The end is in sight to the bitter feuding at Gemplus International SA, the world’s largest smart card vendor, after founder Marc Lassus sold his 10% stake in the company. The move should see him step down from the board, which will free up the management to concentrate on digging the company out of the financial mess it finds itself in.
Lassus sold his 10% stake to Sagem SA, a French maker of defense and telecom products, for approximately 55m euros ($54.9m). Sagem acquired the 10% stake from banks, which were holding Lassus’s shares as collateral against unpaid loans. According to reports, Sagem and Gemplus plan to offer systems combining a smart card and electronic fingerprint-recognition technologies.
There has been speculation that Sagem is angling to make a bid for the company, but this was denied by Sagem’s chief financial officer, who said that his company had no intention of increasing its holding in Gemplus.
It is currently not clear how this sale will affect Lassus’s debt to Gemplus, created when he borrowed 78m euros ($77.9m) to buy Gemplus shares. The shares plunged in value from 6 euros ($5.88) at the time of the 2000 IPO, and left Lassus unable repay the loan.
Lassus himself has refused to comment on how the share sale would affect the level of his personal indebtedness. He also refused to confirm whether he would step down from the board, but under an agreement reached last year when he stepped down as chairman, it was agreed that if his stake should fall below 10%, he would leave.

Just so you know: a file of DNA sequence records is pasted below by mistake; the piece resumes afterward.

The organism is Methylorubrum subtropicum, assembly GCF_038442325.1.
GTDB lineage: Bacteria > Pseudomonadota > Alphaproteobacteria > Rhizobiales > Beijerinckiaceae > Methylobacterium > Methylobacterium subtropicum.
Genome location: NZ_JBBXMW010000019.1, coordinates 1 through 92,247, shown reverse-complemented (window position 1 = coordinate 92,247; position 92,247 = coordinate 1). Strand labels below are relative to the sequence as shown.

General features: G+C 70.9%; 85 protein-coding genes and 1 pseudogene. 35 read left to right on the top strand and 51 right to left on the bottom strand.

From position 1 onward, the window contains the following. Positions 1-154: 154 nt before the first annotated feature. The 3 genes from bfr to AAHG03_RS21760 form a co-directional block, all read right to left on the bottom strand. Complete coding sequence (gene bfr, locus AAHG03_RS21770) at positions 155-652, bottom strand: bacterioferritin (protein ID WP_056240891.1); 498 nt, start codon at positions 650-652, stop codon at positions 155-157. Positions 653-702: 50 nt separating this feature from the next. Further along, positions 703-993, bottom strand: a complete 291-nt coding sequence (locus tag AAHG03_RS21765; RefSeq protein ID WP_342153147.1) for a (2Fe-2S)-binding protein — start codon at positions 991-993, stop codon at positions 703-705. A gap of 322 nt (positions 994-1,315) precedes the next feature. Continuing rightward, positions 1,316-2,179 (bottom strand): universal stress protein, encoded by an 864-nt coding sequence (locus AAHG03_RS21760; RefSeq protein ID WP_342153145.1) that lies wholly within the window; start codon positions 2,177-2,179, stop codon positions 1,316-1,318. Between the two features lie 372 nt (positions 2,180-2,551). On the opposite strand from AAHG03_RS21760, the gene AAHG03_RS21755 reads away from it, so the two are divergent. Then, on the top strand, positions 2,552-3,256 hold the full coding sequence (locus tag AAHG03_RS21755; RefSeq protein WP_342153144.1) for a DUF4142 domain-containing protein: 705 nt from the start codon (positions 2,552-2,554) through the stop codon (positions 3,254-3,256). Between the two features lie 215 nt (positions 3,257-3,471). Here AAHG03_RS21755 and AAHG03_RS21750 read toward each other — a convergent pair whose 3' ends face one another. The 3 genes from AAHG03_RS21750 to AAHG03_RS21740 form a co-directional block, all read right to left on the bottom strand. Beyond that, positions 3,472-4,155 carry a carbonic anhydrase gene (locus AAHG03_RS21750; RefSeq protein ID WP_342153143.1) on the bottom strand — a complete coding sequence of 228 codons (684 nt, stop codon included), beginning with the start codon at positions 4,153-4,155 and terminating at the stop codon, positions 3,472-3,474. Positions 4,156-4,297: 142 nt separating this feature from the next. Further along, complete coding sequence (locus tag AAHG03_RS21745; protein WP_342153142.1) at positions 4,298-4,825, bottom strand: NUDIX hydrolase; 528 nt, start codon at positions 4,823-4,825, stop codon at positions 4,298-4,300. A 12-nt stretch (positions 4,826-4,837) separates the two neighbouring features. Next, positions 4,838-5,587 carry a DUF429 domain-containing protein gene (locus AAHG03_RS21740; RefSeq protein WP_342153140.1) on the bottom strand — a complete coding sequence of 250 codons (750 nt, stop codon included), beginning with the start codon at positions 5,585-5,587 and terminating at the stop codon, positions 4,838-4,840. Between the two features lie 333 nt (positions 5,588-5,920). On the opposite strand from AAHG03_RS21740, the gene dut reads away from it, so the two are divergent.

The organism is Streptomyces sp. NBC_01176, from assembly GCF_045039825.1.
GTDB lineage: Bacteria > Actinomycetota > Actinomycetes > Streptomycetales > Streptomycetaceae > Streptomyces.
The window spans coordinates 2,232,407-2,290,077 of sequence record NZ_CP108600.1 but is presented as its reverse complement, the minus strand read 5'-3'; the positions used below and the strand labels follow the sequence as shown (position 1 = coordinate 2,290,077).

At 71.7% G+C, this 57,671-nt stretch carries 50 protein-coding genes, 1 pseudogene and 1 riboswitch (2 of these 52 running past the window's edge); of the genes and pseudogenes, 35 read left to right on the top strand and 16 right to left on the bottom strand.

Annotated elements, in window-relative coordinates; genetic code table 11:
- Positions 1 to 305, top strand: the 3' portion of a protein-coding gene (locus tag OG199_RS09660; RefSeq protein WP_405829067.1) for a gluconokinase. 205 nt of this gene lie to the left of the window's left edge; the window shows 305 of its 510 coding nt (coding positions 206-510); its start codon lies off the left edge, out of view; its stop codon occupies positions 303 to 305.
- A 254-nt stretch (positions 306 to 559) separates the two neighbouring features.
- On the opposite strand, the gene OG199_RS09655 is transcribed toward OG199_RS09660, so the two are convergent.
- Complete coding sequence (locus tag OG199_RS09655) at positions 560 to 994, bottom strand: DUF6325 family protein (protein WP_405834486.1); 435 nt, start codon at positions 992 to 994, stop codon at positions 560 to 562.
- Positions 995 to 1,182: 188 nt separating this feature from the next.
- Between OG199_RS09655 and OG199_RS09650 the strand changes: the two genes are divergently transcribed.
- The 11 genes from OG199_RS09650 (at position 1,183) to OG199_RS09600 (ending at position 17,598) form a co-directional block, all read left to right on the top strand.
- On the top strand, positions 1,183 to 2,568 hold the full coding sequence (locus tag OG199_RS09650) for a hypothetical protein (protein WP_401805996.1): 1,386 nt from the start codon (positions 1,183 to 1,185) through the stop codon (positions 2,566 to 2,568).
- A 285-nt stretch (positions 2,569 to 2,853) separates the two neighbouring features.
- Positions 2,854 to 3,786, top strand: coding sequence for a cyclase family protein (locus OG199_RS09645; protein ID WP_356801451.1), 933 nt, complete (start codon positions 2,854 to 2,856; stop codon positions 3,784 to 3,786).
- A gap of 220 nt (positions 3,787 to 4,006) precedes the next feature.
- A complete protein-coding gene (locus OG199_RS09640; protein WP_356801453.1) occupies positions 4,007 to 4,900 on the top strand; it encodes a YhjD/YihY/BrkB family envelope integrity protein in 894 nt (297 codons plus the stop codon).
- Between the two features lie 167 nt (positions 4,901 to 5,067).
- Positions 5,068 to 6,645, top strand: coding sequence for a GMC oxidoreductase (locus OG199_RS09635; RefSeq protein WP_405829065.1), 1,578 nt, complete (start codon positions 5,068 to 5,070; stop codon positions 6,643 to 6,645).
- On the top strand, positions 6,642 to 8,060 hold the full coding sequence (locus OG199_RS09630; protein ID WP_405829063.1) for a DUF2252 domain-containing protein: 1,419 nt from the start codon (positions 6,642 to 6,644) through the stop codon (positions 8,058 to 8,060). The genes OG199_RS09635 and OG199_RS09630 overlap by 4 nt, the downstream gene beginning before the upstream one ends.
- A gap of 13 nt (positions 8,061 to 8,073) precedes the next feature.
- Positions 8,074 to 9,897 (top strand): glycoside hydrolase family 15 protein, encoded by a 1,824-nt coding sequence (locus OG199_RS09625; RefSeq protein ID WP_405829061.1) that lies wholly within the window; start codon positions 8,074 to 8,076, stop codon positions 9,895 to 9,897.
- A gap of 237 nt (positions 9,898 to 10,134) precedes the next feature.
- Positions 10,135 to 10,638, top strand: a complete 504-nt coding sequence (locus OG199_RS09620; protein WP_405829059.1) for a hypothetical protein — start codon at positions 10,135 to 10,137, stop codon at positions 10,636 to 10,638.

In addition to this, Lassus and fellow director Ziad Takieddline have been under threat of being fired from the board ever since allegations surfaced that they disclosed information about board directions to the media. Shareholders had been due to vote on December 19 on whether to fire them.
The Luxembourg-based company is the world’s largest maker of smart cards, but has been badly hit by a fall in demand from mobile phone makers and rising competition in Asia. It has posted six losses in the past seven quarters totaling 323.3m euros ($323m), and said that due to the uncertain economic environment, it will not meet its forecast of breaking even in its current fourth quarter. Even worse, CEO Alex Mandl said that a preliminary view of 2003 suggests that it will not be able to meet market expectations, and because its visibility is not yet clear, it can give no specific guidance about what the year will bring.
In a separate announcement, Belgian financier Albert Frere has acquired a 1% to 2% stake in Gemplus.